The health benefits of turmeric are numerous, says Dr. Andrew Weil.
Looking for a simple New Year's resolution for health? Add turmeric to your diet.
Turmeric (Curcuma longa) is a culinary spice, a major ingredient in Indian curries, and the source of American mustard's bright yellow color. Used as both medicine and food for centuries, accumulating evidence suggests that this relative of ginger is a promising preventive agent for a wide range of diseases, probably due largely to its anti-inflammatory properties.
The National Institutes of Health lists 24 current studies on the effects of turmeric and its chief active component, curcumin. Such studies raise the question of which is better to take: whole turmeric, generally used as a powdered spice with food; or curcumin, which is usually taken as a supplement? Each has been shown to have health benefits, but unless you have a specific condition such as inflammatory bowel disease, I favor using turmeric (especially in cooking) rather than taking curcumin pills. This reflects my general belief that, until proven otherwise in head to head studies, whole plants are usually a better choice than isolates. On the other hand, curcumin appears to have a more rapid and dramatic effect, and may be the better choice as a therapeutic (rather than a preventative) preparation.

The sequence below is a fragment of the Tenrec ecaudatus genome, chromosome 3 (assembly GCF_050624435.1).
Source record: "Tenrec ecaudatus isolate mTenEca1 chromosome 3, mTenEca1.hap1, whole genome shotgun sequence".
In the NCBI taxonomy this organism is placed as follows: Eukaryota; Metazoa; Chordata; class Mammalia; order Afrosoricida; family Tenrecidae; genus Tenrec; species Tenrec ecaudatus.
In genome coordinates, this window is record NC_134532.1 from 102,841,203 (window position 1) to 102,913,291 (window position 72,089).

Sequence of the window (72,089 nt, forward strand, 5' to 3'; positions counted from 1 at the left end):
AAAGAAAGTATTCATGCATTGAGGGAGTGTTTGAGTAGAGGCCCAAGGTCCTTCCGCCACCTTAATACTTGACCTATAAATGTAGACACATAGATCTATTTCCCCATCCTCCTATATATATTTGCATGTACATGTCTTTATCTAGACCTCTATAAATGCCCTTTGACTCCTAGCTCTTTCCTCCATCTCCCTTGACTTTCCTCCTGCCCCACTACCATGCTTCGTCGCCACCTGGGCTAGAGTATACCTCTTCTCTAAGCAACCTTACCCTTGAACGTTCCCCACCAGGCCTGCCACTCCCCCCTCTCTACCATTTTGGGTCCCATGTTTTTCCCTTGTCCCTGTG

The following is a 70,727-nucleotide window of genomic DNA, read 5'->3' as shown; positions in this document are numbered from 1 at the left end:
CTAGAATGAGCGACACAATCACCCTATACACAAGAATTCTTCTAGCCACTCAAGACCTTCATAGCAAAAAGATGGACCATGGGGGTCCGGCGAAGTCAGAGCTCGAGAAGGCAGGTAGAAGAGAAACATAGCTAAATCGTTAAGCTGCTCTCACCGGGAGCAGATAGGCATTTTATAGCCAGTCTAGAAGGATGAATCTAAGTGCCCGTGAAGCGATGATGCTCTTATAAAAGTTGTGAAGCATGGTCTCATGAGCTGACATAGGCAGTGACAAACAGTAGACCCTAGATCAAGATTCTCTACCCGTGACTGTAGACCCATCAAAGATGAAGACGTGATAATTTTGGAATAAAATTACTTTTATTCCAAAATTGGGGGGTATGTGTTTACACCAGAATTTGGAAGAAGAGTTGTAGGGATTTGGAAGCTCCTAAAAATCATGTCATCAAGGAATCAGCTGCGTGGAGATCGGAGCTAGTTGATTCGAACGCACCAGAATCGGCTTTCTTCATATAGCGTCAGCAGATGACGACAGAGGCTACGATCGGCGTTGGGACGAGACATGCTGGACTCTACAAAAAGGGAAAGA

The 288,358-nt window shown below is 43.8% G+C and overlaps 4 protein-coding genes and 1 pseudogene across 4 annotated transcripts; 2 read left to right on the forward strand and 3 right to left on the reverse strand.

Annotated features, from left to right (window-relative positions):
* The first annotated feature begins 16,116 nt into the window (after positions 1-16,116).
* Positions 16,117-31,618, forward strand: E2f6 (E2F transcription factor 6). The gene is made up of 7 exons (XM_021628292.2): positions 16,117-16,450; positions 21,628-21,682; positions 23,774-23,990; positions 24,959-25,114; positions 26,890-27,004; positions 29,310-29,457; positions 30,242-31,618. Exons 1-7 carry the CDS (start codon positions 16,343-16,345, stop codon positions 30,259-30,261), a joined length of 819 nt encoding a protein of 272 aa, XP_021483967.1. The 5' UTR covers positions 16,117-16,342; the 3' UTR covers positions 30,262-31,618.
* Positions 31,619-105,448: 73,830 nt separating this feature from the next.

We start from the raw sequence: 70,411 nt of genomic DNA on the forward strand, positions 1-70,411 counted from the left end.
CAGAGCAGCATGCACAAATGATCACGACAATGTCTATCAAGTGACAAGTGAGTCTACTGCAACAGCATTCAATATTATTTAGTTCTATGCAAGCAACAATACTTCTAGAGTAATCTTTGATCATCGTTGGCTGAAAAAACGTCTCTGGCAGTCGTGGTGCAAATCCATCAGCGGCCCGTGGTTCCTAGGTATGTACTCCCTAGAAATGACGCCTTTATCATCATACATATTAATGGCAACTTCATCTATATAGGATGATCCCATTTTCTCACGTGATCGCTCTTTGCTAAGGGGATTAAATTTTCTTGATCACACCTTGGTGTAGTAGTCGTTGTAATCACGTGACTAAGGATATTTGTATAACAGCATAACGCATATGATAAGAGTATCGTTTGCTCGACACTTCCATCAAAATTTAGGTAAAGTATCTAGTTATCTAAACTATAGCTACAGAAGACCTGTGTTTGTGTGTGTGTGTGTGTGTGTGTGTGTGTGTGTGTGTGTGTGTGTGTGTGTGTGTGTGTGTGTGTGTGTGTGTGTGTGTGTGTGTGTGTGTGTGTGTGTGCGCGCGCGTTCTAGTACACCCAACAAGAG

Here's a quick roundup of recent research on both turmeric and curcumin. Read more